Toyota is officially killing off the Scion brand. Toyota lost its cool when Scion didn’t sell well because their cars weren’t cool. Scion lost its cool when the xB toaster turned into a toaster oven big enough to heat up a pizza along with a side of fries and the tC was never really updated and the xA and xD weren’t much more than boring cheap cars, all in all, the brand got out-cooled by the Nissan Cube and Juke.
By the time the FR-S came along and had car-folk interested in the brand, everything else on the lot was boring. Now the brand will be scuttled and will rest in Davy Jones’ locker with Merkur, Saturn, Edsel, Daewoo, Hummer, and all the other brands that were born from a good idea by a big automaker and died ignominiously because that automaker either couldn’t stick to a plan or needed money elsewhere and couldn’t afford to invest them anymore.
The good news is that the FR-S will continue life as the Toyota 86, which means big T will get to save a few pennies by consolidating badges going on the car as it’s shipped around the world.
Optimism is contagious so let’s say this is a good thing because obviously the only thing stopping Toyota from releasing the new Supra was that it wouldn’t wear the Toyota badge if they sold it on the FR-S platform. Changing the FR-S into a Toyota 86 removes the last big hurdle and before long we’ll see a turbo Toyota running with the big dogs again.
Stunt driver and world record collector Alistair Moffatt recently beat the Guinness World Record for tightest 360-degree spin in a Subaru BRZ. Moffatt spun his BRZ between two rows of parked cars only 2.25 meters wider than the Subaru is long and continued driving to win the record. The BRZ was completely stock, the only modification was that all of the electronic driving aids were turned off. Alistair says he “just ripped a load of fuses out of it and nothing works apart from the steering wheel clutch and brake.”
Moffatt also holds the titles for tightest parallel park forward single, triple parallel park, reverse parallel park, tightest through and through on two wheels. When he beat the world record for tightest 360 spin in the BRZ, it was his seventh (according to the video, he held six records going in, but a Guinness page about about another of his records doesn’t mention reverse parallel park or the other two, so it’s possible he holds them with a different recording body or he earned them in the last few weeks. Either way I couldn’t find any info on the two mystery records, so if you know, please share in the comments).
The former world record for the tightest donut was completed in a space 2.5 meters longer than the car, and this stunt shaved 25 centimeters off that. So the total amount of space for the BRZ to spin in was 6.48 meters (4.23 meters for the BRZ plus 2.25 meters) or 21.26 feet (13.88 feet for the BRZ plus 7.38 feet).
Bonus: check out Moffatt’s other recent world record for tightest parallel park:
Subaru has patented the BRZ STI body we saw at the New York Auto Show earlier this year. The (obviously) World Rally Blue BRZ STI looked like a typical STI car with Subaru’s hallmark picnic table spoiler. Now pictures from Subaru’s patent filing in Japan show that the production BRZ STI will look almost exactly like the concept.
The front fascia, side skirts, rear valence, center mounted exhaust, and even the BBS CH-R wheels made it into the patent filing. The only visible difference between the concept car and the patent filing drawings is the scaffolding for the aforementioned skyscraping spoiler.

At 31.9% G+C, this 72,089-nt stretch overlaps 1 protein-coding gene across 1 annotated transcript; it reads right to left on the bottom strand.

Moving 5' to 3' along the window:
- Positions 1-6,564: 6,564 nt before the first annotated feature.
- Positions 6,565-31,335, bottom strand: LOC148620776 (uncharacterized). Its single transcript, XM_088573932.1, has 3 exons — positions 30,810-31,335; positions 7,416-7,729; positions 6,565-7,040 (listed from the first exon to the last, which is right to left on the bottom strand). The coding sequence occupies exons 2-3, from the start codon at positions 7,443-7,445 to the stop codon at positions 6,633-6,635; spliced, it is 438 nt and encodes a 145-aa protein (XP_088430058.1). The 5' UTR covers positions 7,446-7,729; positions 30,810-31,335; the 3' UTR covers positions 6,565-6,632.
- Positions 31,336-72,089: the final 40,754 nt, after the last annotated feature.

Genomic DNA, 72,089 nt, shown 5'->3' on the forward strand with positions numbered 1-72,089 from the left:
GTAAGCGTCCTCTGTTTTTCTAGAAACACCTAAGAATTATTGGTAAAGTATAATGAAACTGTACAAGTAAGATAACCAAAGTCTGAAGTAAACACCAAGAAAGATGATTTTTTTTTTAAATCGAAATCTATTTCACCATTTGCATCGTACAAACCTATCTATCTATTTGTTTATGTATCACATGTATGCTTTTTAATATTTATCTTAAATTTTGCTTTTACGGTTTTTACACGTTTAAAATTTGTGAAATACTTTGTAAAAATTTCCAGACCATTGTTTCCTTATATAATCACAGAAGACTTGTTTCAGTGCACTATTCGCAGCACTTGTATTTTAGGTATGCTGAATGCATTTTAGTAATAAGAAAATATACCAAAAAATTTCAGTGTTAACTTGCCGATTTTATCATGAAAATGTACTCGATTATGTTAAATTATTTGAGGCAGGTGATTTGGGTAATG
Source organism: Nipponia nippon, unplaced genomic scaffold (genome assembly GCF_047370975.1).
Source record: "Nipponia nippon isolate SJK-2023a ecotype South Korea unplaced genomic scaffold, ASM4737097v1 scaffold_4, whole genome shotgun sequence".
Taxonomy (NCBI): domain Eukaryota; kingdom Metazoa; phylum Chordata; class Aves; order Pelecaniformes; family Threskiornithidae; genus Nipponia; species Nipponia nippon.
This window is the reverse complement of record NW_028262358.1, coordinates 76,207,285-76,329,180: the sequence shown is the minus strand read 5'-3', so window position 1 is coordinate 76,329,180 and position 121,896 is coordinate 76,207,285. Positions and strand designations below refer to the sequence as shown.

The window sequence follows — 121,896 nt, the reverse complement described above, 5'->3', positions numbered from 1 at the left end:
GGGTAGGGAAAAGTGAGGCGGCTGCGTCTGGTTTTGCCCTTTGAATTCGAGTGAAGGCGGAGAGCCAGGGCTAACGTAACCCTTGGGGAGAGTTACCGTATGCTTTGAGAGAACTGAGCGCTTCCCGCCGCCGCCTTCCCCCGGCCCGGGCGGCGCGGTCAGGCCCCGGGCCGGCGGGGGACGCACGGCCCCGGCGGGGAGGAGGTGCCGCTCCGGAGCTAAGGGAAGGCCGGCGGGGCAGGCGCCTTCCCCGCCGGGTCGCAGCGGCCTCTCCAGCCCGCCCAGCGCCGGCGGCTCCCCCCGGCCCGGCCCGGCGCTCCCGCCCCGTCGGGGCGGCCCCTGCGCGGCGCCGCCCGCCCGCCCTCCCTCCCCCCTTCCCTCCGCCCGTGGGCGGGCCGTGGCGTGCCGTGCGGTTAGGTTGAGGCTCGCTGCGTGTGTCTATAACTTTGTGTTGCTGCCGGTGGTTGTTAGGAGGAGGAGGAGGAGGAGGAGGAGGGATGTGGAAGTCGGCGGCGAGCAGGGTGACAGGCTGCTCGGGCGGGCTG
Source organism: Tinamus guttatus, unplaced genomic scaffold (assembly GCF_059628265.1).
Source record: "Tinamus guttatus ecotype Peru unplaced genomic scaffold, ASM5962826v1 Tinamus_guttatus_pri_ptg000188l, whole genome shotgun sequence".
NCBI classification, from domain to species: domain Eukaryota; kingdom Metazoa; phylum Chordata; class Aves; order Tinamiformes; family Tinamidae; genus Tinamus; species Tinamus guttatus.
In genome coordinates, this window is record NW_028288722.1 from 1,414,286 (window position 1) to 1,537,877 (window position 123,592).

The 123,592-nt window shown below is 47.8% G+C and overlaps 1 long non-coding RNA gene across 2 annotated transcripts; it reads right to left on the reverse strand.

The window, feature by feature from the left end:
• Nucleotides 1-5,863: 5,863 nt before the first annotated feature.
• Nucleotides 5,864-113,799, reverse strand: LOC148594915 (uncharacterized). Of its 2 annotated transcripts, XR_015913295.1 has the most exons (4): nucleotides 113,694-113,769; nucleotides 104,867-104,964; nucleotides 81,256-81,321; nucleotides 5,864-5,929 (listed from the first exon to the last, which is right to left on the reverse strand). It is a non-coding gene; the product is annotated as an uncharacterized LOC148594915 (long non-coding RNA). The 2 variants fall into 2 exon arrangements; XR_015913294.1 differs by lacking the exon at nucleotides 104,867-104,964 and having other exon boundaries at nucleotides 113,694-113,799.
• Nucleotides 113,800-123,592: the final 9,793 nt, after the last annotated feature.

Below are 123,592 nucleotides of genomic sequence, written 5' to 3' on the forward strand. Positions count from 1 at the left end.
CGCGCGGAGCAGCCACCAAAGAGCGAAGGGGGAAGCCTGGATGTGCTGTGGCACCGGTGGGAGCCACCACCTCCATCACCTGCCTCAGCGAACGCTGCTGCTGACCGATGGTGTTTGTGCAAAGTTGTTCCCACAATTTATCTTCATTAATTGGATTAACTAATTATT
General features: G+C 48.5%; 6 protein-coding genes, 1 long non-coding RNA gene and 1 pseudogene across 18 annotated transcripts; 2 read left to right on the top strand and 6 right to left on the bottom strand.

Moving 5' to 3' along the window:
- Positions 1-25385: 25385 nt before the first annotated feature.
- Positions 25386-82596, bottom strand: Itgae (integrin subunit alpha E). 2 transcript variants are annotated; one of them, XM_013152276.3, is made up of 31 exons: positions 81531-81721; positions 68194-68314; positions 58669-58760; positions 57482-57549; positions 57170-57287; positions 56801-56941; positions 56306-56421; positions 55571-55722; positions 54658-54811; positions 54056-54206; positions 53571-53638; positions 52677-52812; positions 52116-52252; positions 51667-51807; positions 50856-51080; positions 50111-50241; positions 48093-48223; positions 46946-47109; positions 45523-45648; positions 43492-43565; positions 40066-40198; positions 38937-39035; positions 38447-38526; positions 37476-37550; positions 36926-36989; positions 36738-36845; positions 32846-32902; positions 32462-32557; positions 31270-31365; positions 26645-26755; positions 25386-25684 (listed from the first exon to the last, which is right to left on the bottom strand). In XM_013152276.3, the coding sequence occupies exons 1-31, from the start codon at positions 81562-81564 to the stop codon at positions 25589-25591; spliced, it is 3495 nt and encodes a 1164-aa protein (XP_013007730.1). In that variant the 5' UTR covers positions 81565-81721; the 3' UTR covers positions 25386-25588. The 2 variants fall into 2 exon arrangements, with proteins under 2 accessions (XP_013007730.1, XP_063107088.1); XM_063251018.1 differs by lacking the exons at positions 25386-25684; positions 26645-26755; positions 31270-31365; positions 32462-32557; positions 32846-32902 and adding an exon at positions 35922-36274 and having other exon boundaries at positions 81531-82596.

The patent doesn’t include and underhood pictures, so there still isn’t confirmation, but eventually Subaru will get off their butts and release a turbo BRZ STI. Of course that will require an admission that the chassis can handle more than 200 horsepower, which they’ve maintained it can’t, but there’s no shortage of evidence in the form of 500 horsepower to 1,000 horsepower cars that aren’t twisting like pretzels from the torque.
We know that a BRZ STI is on the way, but we don’t know for sure about a factory turbocharger. Would you buy a BRZ STI without a turbo? Would you consider it a real STI car without one?
If the god of thunder and awesome had a blender that he used to make the most delicious ambrosia daiquiris the heavens and earth had ever tasted, it would sound like the Ekanoo racing FR-S spitting flames through its hood in this video. We’ve made no secret of our love for the Ekanoo Racing FR-S, see our other stories about it here, here and here, and this just solidifies it as one of the best 86s in the world.
Scion teamed up with Mackin Industries for the 2015 Pikes Peak International Hill Climb on June 28. Scion didn’t build this year’s car, but sponsored Mackin’s build of the FR-S, which has over 500-horsepower, along with Greddy and Evasive Motorsports.
Evasive Motorsports Dynoed the Pikes Peak 2015 FR-S and found 480-horsepower and 360 lb-ft of torque on their Mustang Dyno. Not too shabby, and what’s even more impressive is that the build survived the 12.42-mile long Pikes Peak course that ends at 14,000 feet of elevation.
The FR-S was built with a Greddy turbo kit using a Garret GTX3076R turbo and a mean looking custom exhaust. The car was originally built for SEMA, so it’s not all go no show, the Mackin industries Pikes Peak FR-S also has a full Rocket Bunny widebody kit, Rays wheels with Toyo tires and of course a fully built suspension for the Hill Climb.
Official race results have not been tabulated yet due to a mixup on race day that involved two different checkered flags at different places on the course. Organizers say a decision has been made regarding official times and final results for the race are forthcoming (as of July 7).